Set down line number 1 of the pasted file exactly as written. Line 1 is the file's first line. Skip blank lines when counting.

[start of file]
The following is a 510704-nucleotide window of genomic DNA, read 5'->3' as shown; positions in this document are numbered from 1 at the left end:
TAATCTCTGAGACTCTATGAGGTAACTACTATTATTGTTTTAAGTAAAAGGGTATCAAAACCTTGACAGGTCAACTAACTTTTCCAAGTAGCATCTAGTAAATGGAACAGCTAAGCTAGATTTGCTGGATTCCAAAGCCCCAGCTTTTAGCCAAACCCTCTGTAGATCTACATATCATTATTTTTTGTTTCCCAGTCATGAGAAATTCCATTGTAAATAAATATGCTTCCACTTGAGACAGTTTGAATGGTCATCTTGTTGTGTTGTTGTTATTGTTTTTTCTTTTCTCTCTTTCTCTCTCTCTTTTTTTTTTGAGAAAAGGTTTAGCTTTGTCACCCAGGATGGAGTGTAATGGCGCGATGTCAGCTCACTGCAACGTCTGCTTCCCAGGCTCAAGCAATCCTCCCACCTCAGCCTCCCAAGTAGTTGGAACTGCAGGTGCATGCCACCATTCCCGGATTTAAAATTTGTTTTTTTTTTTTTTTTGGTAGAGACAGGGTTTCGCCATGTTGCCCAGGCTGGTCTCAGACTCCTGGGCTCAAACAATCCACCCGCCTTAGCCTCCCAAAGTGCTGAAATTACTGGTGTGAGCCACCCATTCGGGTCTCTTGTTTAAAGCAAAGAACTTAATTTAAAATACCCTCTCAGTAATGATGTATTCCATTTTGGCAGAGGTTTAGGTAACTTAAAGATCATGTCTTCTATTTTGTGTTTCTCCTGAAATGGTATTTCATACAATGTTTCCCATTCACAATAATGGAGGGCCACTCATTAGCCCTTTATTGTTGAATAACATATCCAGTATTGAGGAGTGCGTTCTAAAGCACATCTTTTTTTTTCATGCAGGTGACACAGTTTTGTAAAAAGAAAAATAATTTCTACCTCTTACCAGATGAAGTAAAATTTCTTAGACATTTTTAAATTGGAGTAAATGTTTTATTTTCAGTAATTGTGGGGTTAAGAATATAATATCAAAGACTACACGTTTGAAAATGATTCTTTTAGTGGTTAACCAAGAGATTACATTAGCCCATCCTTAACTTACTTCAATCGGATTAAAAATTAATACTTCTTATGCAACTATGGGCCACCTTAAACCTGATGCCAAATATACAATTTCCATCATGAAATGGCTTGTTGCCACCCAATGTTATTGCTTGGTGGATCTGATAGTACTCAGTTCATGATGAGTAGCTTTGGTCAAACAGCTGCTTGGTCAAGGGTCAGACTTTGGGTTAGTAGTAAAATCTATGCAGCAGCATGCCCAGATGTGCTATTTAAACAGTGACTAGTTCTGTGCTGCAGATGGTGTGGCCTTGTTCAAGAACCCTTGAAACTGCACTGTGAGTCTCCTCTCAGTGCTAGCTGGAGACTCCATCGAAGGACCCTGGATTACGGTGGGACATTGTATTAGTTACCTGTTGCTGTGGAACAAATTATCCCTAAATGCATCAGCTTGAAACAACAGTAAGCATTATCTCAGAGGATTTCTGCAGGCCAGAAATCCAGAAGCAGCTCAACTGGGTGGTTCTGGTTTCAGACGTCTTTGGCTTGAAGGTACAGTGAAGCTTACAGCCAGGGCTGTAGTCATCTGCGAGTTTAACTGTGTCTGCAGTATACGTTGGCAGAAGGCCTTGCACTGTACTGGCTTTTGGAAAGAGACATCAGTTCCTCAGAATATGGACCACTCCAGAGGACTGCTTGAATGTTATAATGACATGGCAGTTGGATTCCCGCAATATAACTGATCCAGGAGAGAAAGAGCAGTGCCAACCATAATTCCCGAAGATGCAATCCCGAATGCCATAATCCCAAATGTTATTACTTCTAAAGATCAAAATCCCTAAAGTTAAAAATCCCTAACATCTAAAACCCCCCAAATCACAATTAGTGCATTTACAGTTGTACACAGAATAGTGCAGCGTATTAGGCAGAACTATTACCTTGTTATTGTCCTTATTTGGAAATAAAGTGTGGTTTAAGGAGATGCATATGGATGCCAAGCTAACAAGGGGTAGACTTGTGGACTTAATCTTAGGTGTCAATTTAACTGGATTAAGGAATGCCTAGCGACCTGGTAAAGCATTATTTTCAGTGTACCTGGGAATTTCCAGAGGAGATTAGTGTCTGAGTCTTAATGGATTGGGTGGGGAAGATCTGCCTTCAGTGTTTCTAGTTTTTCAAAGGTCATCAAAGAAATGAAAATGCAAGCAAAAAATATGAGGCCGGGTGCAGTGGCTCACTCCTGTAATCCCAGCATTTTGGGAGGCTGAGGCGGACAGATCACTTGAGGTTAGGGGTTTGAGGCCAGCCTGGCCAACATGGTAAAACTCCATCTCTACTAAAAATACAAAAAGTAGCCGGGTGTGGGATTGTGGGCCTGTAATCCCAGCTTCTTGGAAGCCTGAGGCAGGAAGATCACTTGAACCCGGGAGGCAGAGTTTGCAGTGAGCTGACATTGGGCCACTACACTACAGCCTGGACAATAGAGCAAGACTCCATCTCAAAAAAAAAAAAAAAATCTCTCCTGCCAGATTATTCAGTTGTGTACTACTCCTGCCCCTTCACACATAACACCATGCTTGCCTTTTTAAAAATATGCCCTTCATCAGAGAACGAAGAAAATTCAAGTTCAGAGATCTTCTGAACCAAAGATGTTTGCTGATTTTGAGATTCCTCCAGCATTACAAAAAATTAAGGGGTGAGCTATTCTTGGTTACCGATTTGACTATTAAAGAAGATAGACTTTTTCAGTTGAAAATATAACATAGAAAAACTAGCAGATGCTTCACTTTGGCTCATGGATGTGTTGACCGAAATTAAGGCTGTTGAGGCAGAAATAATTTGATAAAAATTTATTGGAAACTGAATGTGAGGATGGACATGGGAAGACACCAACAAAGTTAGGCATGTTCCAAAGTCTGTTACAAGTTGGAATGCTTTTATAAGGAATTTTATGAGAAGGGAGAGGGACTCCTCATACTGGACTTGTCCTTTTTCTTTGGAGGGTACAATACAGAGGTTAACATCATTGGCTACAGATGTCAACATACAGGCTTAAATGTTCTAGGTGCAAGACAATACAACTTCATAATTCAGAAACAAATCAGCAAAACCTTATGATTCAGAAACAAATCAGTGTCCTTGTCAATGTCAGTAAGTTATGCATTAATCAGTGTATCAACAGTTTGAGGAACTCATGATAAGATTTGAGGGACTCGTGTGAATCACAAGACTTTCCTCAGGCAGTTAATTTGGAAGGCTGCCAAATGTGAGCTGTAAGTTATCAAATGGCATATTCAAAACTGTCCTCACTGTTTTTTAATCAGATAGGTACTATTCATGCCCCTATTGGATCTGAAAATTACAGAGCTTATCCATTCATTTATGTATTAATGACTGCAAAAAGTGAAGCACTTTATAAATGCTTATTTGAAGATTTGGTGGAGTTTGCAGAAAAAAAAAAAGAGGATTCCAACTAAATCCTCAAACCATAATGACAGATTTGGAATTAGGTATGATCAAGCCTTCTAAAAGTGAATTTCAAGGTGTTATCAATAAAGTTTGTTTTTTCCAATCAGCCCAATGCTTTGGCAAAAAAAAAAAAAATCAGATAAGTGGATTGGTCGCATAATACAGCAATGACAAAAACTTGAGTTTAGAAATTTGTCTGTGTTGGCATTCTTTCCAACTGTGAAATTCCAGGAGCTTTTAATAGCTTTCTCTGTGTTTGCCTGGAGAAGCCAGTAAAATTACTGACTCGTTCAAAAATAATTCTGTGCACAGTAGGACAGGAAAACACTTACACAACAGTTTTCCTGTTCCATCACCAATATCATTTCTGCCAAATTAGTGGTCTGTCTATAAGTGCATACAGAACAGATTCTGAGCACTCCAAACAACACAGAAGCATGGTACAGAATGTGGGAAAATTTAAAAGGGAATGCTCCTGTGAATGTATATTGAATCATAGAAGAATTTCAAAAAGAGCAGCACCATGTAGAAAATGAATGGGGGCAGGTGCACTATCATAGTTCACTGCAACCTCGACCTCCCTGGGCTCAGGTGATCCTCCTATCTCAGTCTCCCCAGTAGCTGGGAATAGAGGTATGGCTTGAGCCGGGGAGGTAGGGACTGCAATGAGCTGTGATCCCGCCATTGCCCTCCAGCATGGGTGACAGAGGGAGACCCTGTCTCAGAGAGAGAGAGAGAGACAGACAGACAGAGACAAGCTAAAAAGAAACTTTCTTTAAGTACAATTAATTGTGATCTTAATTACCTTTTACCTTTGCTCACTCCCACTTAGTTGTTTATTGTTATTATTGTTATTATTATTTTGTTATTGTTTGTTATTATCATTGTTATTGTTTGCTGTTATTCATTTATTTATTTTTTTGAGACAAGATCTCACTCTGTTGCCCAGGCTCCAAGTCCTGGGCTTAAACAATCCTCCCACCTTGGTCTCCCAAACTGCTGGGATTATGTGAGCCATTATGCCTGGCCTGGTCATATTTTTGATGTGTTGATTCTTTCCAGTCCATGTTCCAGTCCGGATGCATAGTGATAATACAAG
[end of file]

The following is a 510704-nucleotide window of genomic DNA, read 5'->3' as shown; positions in this document are numbered from 1 at the left end: